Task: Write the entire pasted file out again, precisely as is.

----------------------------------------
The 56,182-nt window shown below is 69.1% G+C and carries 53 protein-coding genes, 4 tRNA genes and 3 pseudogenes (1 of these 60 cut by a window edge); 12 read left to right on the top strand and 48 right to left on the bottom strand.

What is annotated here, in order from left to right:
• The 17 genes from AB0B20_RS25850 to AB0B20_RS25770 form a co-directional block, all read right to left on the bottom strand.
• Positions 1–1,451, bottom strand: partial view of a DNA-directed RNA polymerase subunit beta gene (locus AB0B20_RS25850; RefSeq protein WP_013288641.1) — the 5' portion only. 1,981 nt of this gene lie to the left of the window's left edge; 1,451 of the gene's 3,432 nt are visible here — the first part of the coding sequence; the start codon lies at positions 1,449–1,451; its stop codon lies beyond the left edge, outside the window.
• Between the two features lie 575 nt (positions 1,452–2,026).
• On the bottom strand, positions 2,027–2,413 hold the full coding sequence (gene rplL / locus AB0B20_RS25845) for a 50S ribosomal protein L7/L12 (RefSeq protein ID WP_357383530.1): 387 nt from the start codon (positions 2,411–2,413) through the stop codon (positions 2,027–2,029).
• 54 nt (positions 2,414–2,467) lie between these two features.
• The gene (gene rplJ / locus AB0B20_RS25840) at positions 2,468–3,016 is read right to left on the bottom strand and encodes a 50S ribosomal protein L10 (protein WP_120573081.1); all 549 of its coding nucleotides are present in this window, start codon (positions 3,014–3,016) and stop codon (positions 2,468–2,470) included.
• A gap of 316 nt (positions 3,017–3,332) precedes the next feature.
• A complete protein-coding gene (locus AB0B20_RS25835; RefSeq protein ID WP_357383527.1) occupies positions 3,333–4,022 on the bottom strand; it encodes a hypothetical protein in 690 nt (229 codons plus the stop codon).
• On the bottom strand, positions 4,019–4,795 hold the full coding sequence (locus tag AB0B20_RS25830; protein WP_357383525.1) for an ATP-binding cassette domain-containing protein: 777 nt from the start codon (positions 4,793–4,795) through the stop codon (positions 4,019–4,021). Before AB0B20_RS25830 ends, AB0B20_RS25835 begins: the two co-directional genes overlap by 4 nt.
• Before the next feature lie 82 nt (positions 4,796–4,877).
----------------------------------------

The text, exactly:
The 56,182-nt window shown below is 69.1% G+C and carries 53 protein-coding genes, 4 tRNA genes and 3 pseudogenes (1 of these 60 cut by a window edge); 12 read left to right on the top strand and 48 right to left on the bottom strand.

What is annotated here, in order from left to right:
• The 17 genes from AB0B20_RS25850 to AB0B20_RS25770 form a co-directional block, all read right to left on the bottom strand.
• Positions 1–1,451, bottom strand: partial view of a DNA-directed RNA polymerase subunit beta gene (locus AB0B20_RS25850; RefSeq protein WP_013288641.1) — the 5' portion only. 1,981 nt of this gene lie to the left of the window's left edge; 1,451 of the gene's 3,432 nt are visible here — the first part of the coding sequence; the start codon lies at positions 1,449–1,451; its stop codon lies beyond the left edge, outside the window.
• Between the two features lie 575 nt (positions 1,452–2,026).
• On the bottom strand, positions 2,027–2,413 hold the full coding sequence (gene rplL / locus AB0B20_RS25845) for a 50S ribosomal protein L7/L12 (RefSeq protein ID WP_357383530.1): 387 nt from the start codon (positions 2,411–2,413) through the stop codon (positions 2,027–2,029).
• 54 nt (positions 2,414–2,467) lie between these two features.
• The gene (gene rplJ / locus AB0B20_RS25840) at positions 2,468–3,016 is read right to left on the bottom strand and encodes a 50S ribosomal protein L10 (protein WP_120573081.1); all 549 of its coding nucleotides are present in this window, start codon (positions 3,014–3,016) and stop codon (positions 2,468–2,470) included.
• A gap of 316 nt (positions 3,017–3,332) precedes the next feature.
• A complete protein-coding gene (locus AB0B20_RS25835; RefSeq protein ID WP_357383527.1) occupies positions 3,333–4,022 on the bottom strand; it encodes a hypothetical protein in 690 nt (229 codons plus the stop codon).
• On the bottom strand, positions 4,019–4,795 hold the full coding sequence (locus tag AB0B20_RS25830; protein WP_357383525.1) for an ATP-binding cassette domain-containing protein: 777 nt from the start codon (positions 4,793–4,795) through the stop codon (positions 4,019–4,021). Before AB0B20_RS25830 ends, AB0B20_RS25835 begins: the two co-directional genes overlap by 4 nt.
• Before the next feature lie 82 nt (positions 4,796–4,877).